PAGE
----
News Roundup: Avian flu comes to Teton Raptor Center; Teton Valley school district delays decision on four-day week

Plus, the future of the Astoria Bridge remains uncertain and another dry year may be ahead for the Colorado River.
Two of the Teton Raptor Center's American kestrels died of the avian flu, a contagious disease. (Eric Ellison/CC by 2.0)


Avian flu comes to Teton Raptor Center

Two long-term resident birds of the Teton Raptor Center have died from the avian flu. The deadly and contagious virus was identified in the region this spring but the quarantine efforts of the raptor center had been working until recently. 

Beatrix, an American kestrel, died at the end of November. She didn’t show common symptoms for the avian flu, but a few days later the center’s male American kestrel, Frost, also died. Tests showed that he did have the flu. 

The center is quarantining all of its birds and has canceled its upcoming programs. 


Teton Valley school district pushes back decision on four-day week

The Teton County, Idaho school board delayed its decision on a proposed four-day school week during a meeting on Dec. 12. 

Proponents advocated for the change to boost employee morale and recruitment efforts as the school district faces a staffing shortage. Opponents said a four-day week would strain parents who are already pressed by limited childcare options, and that they worry that schooling isn’t up to par as is.

Tetonia and Victor Elementary principal Megan Christiansen also said that the school board is currently searching for a new superintendent, which factored into the move to limit further discussion. 

“This is a big egg to swallow right now when we’re in a superintendent search, and it’s something to definitely think about,” Christiansen said.

The 2023-24 school district calendar will be considered on a future agenda in the new year.

Reporting for this story came from KHOL contributor Natalie Schachar.

Carrie Geraci brings splash of color to Center for the Arts

A new exhibit is brightening up the walls at the Center for the Arts in Jackson. Carrie Geraci is an artist and the director of Jackson Hole Public Art. Her new collection, titled “Where have you been?,” is now hanging in a Center hallway, right off the main lobby. 

Geraci’s colorful pieces are inspired by her favorite places in the Tetons.

These paintings are also hopefully about helping people remember that, while our actions can have a really ginormous impact, we are teeny tiny and the environment around us is so big and beautiful and powerful, and we really have to live in balance with that,” she said.

Geraci began working on the pieces during the Covid-19 pandemic, when she started dedicating time to her own art, in addition to running Jackson Hole Public Art, which commissions public artwork in the area. 

“I decided that my heart was really aching to be making art again,” she said. “So, I made a promise to myself that I would start dedicating a lot more time to art making, and that’s what I’ve been doing.”

Geraci’s exhibit will be on view in the Center for the Arts through January.

Read the full interview with Geraci here. 

Another dry year may be ahead for Colorado River

The Colorado Basin River Forecast Center said the river’s headwaters could be due for a drier-than-normal year ahead. Even though snowpack is at relatively normal levels across Colorado, Wyoming and Utah, that could change, according to the center’s hydrologist Cody Moser.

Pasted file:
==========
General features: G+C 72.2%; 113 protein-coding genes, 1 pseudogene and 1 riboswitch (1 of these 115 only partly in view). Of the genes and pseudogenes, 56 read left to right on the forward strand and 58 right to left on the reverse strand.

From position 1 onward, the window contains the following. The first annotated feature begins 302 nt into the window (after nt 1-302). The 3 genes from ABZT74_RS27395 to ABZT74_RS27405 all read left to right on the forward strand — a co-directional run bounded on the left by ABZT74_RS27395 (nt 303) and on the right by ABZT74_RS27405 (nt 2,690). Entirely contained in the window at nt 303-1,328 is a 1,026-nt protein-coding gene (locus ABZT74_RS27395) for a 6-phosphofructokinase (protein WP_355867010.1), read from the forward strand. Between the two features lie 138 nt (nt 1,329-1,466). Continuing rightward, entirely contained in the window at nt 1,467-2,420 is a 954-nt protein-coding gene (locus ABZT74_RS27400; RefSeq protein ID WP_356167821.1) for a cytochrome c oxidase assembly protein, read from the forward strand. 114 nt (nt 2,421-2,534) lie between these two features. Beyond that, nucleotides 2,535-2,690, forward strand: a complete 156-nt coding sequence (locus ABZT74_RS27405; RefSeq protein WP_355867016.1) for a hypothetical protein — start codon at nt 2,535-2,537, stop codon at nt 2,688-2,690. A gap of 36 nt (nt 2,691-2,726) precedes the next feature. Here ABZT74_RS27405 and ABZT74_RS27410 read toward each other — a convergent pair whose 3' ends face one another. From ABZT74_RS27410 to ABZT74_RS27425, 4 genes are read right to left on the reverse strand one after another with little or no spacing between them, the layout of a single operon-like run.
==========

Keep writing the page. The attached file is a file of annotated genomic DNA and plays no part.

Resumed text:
“We’re happy to see some of the recent snow, but it’s still way too early to get too excited,” Moser said.

Moser said a third year of La Nina makes a dry winter more likely. The amount of water the river delivers into Utah and Arizona’s Lake Powell, one of its main reservoirs, is currently projected to be below average this spring due to dry soils across the basin. 

The river is in a 23-year-long megadrought that has drained its largest reservoirs to historic lows.

This story is part of ongoing coverage of the Colorado River, produced by KUNC and supported by the Walton Family Foundation.

Astoria Bridge’s future remains uncertain 

The Astoria Bridge remains closed for the foreseeable future. Traffic has been diverted to a national forest road since Dec. 8, when a semi-truck crashed into the red bridge that crosses the Snake River south of Hoback Junction. 

The bridge is the primary access point to Astoria Hot Springs, Snake River Sporting Club and over 100 residences. Astoria Hot Springs is closed in the meantime, and it’s unclear when — and if — the bridge will reopen.

Yellowstone opens for winter activities

Yellowstone National Park opened yesterday for the winter season. 

Most winter visitors tour the park by snowmobile or snowcoach with a commercial guide. Non-commercial snowmobile access is limited to four groups per day. 

Otherwise, the road to Mammoth Hot Springs and the northeast entrance stays open to vehicles year-round. 

The winter season in the park ends in March, when crews begin plowing the roads. The park usually re-opens for regular traffic by mid-April.

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About Hanna Merzbach

Hanna is KHOL's senior reporter and managing editor. A lot of her work focuses on housing and local politics, but also women's health — and whatever else she finds interesting. You can hear her reporting around the country and region on NPR, Wyoming Public Radio and community radio stations around the west. She hails from Bend, Oregon, where she reported for outlets such as the Atlantic, High Country News and Oregon Public Broadcasting. In her free time, you can find Hanna scaling rock walls or adventuring in the mountains.

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